Skip to Main Content
U.S. Forest Service
Caring for the land and serving people

United States Department of Agriculture

Home > Search > Publication Information

  1. Share via EmailShare on FacebookShare on LinkedInShare on Twitter
    Dislike this pubLike this pub
    Author(s): Ned B. KlopfensteinBrian W. Geils
    Date: 2011
    Source: In: Pearson, D. E.; Kim, M.; Butler, J., eds. 2011. Rocky Mountain Research Station invasive species visionary white paper. Gen. Tech. Rep. RMRS-GTR-265. Fort Collins, CO: U.S. Department of Agriculture, Forest Service, Rocky Mountain Research Station. p. 13-26.
    Publication Series: General Technical Report (GTR)
    Station: Rocky Mountain Research Station
    PDF: View PDF  (266.73 KB)

    Description

    Invasive fungal pathogens have caused immeasurably large ecological and economic damage to forests. It is well known that invasive fungal pathogens can cause devastating forest diseases (e.g., white pine blister rust, chestnut blight, Dutch elm disease, dogwood anthracnose, butternut canker, Scleroderris canker of pines, sudden oak death, pine pitch canker) (Maloy 1997; Anagnostakis 1987; Brasier and Buck 2001; Daughtrey and others 1996; Furnier and others 1999; Hamelin and others 1998; Davidson and others 2003; Gordon and others 2001). Furthermore, invasive pathogenic fungi have disrupted many forest ecosystems and threaten to eliminate some tree species (Liebhold and others 1995). RMRS research has historically emphasized white pine blister rust, caused by Cronartium ribicola, because of the extensive damage to five-needled white pines that are a keystone species to many forest ecosystems in the Interior West since its introduction to North America in the late 1800s. However, this disease continues to spread to new areas and environments.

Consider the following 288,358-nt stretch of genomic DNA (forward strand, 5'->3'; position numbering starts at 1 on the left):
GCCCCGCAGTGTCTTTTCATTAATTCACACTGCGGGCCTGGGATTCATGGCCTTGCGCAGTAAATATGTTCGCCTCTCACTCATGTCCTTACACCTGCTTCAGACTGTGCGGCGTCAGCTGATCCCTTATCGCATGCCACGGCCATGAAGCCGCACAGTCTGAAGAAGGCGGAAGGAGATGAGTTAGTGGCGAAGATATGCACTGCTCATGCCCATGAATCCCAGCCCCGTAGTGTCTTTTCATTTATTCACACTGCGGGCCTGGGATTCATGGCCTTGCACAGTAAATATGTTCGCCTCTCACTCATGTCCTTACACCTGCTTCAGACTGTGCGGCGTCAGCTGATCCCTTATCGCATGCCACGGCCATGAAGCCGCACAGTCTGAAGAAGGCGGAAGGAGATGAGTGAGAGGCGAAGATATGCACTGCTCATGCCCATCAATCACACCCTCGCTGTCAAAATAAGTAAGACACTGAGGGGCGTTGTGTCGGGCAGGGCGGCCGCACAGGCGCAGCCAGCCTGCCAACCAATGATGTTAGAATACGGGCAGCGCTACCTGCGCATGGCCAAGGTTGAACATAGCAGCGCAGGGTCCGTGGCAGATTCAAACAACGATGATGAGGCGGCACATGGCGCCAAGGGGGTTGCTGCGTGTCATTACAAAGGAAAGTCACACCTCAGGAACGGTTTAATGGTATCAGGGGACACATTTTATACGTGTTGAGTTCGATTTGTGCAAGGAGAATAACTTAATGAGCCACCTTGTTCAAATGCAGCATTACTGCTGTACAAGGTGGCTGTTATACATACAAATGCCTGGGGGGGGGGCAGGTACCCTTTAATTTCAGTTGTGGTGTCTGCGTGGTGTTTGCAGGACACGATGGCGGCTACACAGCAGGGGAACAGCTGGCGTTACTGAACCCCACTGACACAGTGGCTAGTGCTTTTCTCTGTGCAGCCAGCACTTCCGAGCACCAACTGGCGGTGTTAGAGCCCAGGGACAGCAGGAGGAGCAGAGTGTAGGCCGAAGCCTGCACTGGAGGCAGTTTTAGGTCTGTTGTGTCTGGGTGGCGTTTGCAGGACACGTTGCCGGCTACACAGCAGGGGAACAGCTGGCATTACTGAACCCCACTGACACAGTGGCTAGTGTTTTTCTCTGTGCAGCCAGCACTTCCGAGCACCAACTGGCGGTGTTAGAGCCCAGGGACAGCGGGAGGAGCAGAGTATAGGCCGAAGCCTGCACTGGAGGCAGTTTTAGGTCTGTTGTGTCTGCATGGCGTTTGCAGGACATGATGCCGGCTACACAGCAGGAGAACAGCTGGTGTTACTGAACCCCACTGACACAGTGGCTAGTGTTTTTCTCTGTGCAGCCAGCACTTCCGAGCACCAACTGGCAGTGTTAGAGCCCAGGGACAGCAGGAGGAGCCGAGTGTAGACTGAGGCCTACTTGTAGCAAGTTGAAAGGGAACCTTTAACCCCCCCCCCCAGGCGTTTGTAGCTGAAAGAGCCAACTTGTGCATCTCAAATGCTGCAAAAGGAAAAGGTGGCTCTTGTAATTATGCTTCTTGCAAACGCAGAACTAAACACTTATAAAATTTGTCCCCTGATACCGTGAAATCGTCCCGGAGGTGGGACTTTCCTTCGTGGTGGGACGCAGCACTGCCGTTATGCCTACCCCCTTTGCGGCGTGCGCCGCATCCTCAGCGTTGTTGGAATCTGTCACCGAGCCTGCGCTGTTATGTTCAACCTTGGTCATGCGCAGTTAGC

Publication Notes

    • You may send email to rmrspubrequest@fs.fed.us to request a hard copy of this publication.
    • (Please specify exactly which publication you are requesting and your mailing address.)
    • We recommend that you also print this page and attach it to the printout of the article, to retain the full citation information.
    • This article was written and prepared by U.S. Government employees on official time, and is therefore in the public domain.

    Citation

    Klopfenstein, Ned B.; Geils, Brian W. 2011. II. Pathogens. In: Pearson, D. E.; Kim, M.; Butler, J., eds. 2011. Rocky Mountain Research Station invasive species visionary white paper. Gen. Tech. Rep. RMRS-GTR-265. Fort Collins, CO: U.S. Department of Agriculture, Forest Service, Rocky Mountain Research Station. p. 13-26.

    Keywords

    invasive species, exotic, noxious, nonnative, pathogen, rehabilitation, restoration

    Related Search


    XML: View XML
Show More
Show Fewer
Jump to Top of Page
https://www.fs.usda.gov/treesearch/pubs/39560